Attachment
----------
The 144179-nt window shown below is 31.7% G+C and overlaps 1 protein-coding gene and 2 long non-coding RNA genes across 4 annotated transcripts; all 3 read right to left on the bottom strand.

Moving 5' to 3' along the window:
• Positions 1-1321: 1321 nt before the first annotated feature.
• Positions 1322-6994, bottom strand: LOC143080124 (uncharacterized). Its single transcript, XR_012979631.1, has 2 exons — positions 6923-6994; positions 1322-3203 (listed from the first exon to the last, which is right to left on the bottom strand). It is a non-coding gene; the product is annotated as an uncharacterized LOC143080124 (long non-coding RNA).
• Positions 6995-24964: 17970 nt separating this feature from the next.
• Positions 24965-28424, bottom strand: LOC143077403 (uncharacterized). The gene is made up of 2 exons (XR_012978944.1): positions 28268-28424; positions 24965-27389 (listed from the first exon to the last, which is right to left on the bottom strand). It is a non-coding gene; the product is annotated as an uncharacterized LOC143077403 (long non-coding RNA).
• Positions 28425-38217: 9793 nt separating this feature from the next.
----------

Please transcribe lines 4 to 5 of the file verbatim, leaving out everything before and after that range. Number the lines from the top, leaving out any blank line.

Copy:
• Positions 1322-6994, bottom strand: LOC143080124 (uncharacterized). Its single transcript, XR_012979631.1, has 2 exons — positions 6923-6994; positions 1322-3203 (listed from the first exon to the last, which is right to left on the bottom strand). It is a non-coding gene; the product is annotated as an uncharacterized LOC143080124 (long non-coding RNA).
• Positions 6995-24964: 17970 nt separating this feature from the next.